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Humana Gold Plus HMO leads in FL Medicare ratings

Twenty years ago, Humana’s Gold Plus Plan was a mess. Patients went blind and lame, waiting for cataract and knee-joint surgery.

Many doctors who contracted with Humana and tried to help those patients went deeply into debt.

But today, Humana’s Gold Plus HMO is the only statewide Medicare plan to achieve a near-perfect rating in the new 1-to-5-star rating scale, receiving 4 ½ out of 5 stars. No plan in the state got a 5-star rating.

"Humana gets the fact that the future of health care will be driven by being able to demonstrate how well they do what they do — not how much they do," said Jay Wolfson, professor of public health and medicine at University of South Florida. "It shows they're serious about being a real lead player."

How serious? Humana spokesman Mitch Lubitz said that last year, the company paid more than $34 million to nearly 900 primary care physician practices in the state that participated  in the Humana Provider Quality Rewards Program.

Gold Plus, which is available in the state's large metro areas, jumped a whole point from last year. That one-point gain means big money in two ways: quality bonuses from the Centers for Medicare and Medicaid Services and a marketing tool to attract new members.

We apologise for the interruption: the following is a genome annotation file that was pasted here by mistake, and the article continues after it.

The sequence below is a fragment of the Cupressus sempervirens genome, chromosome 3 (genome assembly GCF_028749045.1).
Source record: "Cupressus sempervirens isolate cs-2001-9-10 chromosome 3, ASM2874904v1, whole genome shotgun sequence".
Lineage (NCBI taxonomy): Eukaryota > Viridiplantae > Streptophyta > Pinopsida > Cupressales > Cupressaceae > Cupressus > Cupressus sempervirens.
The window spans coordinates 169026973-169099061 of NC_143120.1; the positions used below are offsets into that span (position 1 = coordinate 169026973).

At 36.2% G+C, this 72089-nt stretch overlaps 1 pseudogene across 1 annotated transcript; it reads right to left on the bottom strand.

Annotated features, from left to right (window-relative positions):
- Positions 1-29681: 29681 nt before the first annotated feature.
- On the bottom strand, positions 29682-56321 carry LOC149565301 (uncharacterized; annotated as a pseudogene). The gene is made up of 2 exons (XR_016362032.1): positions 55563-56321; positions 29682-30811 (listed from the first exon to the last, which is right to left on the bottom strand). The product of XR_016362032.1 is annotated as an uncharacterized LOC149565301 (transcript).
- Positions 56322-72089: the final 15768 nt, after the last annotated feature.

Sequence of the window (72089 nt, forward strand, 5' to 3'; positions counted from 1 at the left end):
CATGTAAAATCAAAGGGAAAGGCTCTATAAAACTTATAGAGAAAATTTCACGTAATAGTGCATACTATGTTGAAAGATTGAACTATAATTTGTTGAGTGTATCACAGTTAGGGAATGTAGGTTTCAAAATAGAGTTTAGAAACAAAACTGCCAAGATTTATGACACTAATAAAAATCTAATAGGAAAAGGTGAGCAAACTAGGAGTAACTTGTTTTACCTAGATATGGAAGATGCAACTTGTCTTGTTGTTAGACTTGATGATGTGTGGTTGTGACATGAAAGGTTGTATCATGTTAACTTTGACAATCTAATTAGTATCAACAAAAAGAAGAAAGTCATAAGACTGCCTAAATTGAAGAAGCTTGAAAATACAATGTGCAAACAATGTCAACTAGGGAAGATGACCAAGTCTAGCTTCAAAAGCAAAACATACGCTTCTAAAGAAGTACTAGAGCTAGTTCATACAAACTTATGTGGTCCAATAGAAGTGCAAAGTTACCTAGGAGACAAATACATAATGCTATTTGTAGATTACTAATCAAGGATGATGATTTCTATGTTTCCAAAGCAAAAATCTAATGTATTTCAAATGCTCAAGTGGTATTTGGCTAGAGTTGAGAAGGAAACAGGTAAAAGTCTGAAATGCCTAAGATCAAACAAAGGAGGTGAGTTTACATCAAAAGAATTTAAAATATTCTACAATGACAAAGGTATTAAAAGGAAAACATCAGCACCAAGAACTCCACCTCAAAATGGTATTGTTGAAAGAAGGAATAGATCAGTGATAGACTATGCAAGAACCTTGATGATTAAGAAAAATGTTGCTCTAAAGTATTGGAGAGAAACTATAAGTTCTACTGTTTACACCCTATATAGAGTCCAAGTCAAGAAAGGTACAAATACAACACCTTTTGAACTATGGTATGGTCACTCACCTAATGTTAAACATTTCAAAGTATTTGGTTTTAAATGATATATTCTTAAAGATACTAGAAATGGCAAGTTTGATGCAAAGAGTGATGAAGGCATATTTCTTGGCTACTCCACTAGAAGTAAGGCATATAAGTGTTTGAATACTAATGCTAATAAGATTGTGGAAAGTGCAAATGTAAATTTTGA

Humana Gold Plus is already Florida's largest Medicare Advantage program, with 260,000 members, and if seniors pay attention to the star ratings, it will grow still larger.

Changing pay in Medicare Advantage

As a way to curtail spending and encourage better quality of care, the Patient Protection and Affordable Care Act ("ObamaCare") proposed trimming Medicare Advantage plan payments but offering plans most of the money back if they achieved average or above-average star ratings.

After 2014, the bonuses will be available only to the best plans, the ones with 4- and 5-star scores. Those plans that achieve 5 stars get to enroll new members all year long, not just during open enrollment.

This week, CMS used the star-rating system to ratchet up pressure on plans that have consistently rated below average -- under 3 stars. This week, the agency began sending out letters to beneficiaries enrolled in such plans, encouraging them to switch during the current open enrollment period, as Health News Florida reported this week.